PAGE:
Embracing traditional leadership in government has long been on Solomon Islands' agenda. However, it is not easy to fit 'tradition' with formal government. Traditional leadership varies greatly between culture groups, the status of traditional leaders has been weakened because much of their former power and influence has been assumed by formal government and by the Churches.

It is unusual for a woman to be recognised as a traditional leader, despite the fact that women influence male leaders' decisions, and that over half of all Solomon Islanders inherit their land rights through women.

Women's lack of political knowledge and understanding diminishes their capacity for meaningful engagement in governance.

There is a need to identify and implement mechanisms to ensure greater representation and participation of women at all levels of government was stressed.

Given the central role women play in food security, agriculture development and subsistence, it is important that provinces or 'states' improve their commitment to extension support services for women.

A key governance issue in Solomon Islands today is a role for youth in planning and decision-making processes. Traditionally, young people were to be 'seen but not heard'. Yet they are now struggling to cope with conflicting and often competing traditional and modern views.

Young people feel they are being pushed aside by a lack of education opportunities and employment options and that they are 'forgotten' by community leaders and by government. Young women often have the lowest status in their society.

Expanding opportunities for partnership at local and 'state' level and strengthening the capacity for youth to be involved will be fundamental to good governance and effective devolution.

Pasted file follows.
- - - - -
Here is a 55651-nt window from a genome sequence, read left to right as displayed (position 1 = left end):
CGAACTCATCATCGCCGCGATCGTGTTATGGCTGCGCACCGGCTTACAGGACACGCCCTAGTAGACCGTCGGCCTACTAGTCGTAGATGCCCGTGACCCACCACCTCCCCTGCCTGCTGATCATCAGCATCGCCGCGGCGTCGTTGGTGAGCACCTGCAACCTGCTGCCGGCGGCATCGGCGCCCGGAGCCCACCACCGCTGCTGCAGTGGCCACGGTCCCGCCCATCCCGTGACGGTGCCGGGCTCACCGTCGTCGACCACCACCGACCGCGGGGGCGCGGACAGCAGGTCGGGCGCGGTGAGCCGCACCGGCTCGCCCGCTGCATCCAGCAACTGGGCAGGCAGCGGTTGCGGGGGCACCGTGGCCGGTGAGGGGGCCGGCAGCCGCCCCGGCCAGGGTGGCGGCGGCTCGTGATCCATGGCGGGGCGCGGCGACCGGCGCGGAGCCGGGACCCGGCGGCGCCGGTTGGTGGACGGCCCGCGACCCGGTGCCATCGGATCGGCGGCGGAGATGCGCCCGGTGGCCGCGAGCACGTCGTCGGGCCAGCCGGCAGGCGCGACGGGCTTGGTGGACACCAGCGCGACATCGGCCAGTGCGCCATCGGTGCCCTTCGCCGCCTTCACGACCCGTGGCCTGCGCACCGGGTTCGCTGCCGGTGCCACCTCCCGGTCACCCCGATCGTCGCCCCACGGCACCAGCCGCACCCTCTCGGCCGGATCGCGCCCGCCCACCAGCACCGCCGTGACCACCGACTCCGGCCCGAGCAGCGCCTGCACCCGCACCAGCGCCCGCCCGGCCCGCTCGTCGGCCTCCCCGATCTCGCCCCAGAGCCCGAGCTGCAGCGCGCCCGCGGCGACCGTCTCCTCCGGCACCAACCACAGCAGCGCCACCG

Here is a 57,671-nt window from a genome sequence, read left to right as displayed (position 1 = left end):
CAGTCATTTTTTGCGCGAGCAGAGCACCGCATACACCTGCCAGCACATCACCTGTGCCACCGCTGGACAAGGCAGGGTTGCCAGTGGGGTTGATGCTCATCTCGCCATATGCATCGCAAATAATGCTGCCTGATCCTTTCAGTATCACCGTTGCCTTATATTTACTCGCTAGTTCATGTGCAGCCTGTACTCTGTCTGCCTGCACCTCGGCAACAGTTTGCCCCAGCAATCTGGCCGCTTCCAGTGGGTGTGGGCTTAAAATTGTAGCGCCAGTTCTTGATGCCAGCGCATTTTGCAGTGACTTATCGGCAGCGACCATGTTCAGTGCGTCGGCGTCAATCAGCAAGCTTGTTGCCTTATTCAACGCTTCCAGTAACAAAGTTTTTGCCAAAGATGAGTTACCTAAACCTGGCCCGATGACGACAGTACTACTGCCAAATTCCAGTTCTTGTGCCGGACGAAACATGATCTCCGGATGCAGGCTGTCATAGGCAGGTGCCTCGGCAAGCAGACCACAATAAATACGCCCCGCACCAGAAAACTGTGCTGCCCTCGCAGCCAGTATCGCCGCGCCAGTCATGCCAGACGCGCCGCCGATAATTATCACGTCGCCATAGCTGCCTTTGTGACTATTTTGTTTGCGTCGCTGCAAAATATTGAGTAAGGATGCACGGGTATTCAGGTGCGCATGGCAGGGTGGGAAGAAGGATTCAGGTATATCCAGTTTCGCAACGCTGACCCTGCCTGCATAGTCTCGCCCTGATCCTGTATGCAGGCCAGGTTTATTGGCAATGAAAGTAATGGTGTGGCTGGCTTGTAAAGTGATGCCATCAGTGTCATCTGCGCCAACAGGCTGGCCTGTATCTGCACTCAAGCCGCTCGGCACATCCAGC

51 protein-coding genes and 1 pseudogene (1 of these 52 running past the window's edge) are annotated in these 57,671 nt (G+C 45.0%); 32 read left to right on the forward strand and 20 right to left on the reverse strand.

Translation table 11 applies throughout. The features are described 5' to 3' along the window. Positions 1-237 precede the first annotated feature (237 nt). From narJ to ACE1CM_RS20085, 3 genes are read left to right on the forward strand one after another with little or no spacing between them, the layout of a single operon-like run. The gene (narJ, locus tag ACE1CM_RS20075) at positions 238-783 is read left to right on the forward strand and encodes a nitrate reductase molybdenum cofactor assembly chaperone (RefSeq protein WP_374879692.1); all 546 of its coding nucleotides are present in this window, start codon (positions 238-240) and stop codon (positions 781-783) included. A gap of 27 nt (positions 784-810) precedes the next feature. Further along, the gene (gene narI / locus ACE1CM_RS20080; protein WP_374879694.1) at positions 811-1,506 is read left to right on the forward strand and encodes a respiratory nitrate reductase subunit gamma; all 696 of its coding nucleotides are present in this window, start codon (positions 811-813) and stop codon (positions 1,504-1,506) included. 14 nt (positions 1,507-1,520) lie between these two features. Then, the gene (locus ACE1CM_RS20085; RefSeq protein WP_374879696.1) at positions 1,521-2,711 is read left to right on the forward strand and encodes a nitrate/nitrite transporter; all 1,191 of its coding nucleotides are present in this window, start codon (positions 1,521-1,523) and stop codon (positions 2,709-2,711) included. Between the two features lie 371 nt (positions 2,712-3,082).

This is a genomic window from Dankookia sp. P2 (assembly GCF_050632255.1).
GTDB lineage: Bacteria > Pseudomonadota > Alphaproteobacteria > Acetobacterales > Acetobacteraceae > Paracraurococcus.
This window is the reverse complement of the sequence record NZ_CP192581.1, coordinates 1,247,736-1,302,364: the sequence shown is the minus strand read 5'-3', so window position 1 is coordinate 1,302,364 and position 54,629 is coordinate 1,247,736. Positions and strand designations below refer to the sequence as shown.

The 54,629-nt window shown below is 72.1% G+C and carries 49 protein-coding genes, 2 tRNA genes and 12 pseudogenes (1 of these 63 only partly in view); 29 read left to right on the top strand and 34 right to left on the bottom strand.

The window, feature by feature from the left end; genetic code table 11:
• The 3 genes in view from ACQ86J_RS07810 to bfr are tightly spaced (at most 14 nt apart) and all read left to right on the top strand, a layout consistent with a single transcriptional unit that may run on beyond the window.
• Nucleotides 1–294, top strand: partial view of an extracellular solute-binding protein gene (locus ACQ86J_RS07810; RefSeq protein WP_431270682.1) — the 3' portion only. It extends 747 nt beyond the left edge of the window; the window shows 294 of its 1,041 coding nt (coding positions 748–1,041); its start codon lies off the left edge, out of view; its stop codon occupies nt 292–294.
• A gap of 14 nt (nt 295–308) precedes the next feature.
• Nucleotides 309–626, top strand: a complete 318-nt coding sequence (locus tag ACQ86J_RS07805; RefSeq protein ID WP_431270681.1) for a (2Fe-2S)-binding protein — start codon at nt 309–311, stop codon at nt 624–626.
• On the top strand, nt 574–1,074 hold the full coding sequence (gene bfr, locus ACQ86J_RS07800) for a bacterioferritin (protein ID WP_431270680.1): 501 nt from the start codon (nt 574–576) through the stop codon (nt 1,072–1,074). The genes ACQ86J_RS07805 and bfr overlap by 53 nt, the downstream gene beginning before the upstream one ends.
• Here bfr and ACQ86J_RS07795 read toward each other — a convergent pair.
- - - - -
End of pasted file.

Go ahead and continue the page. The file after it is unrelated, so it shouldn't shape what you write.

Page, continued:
Summary of decentralisation issues for selected sectors

There is a strong view that provinces/'states' must act to ensure basic education is more firmly 'anchored' in community life, and with greater parent participation.

The Ministry of Health is concerned about a lack of community 'ownership' of health services and the people's reluctance to accept responsibility for their own health.

There is unclear or inconsistent understanding of the process or implications of further decentralisation of the health care system.

All consulted on health issues believe in the importance of a national Ministry of Health to set and maintain standards, policies and protocols and to co-ordinate health care delivery.

Most stressed an immediate need to focus on strengthening the existing rural health care arrangements to prevent any further regression in health status.

A comprehensive review of current provincial health services as the basis for developing a Rural Health Services Framework is to be undertaken and this will be very useful for determining what functions might be devolved and how this might be done.

As with many other aspects of government, policing is 'in crisis'. The Royal Solomon Islands Police Force has lost public confidence - and has yet to resume its capacity for enforcement.

Security fears drive a Western Province call for a state-based police force In some other provinces, however, it is felt that a multi-ethnic mix of police officers is needed - to ensure local officers are restrained from allowing perceived customary 'obligations' to interfere with their duties.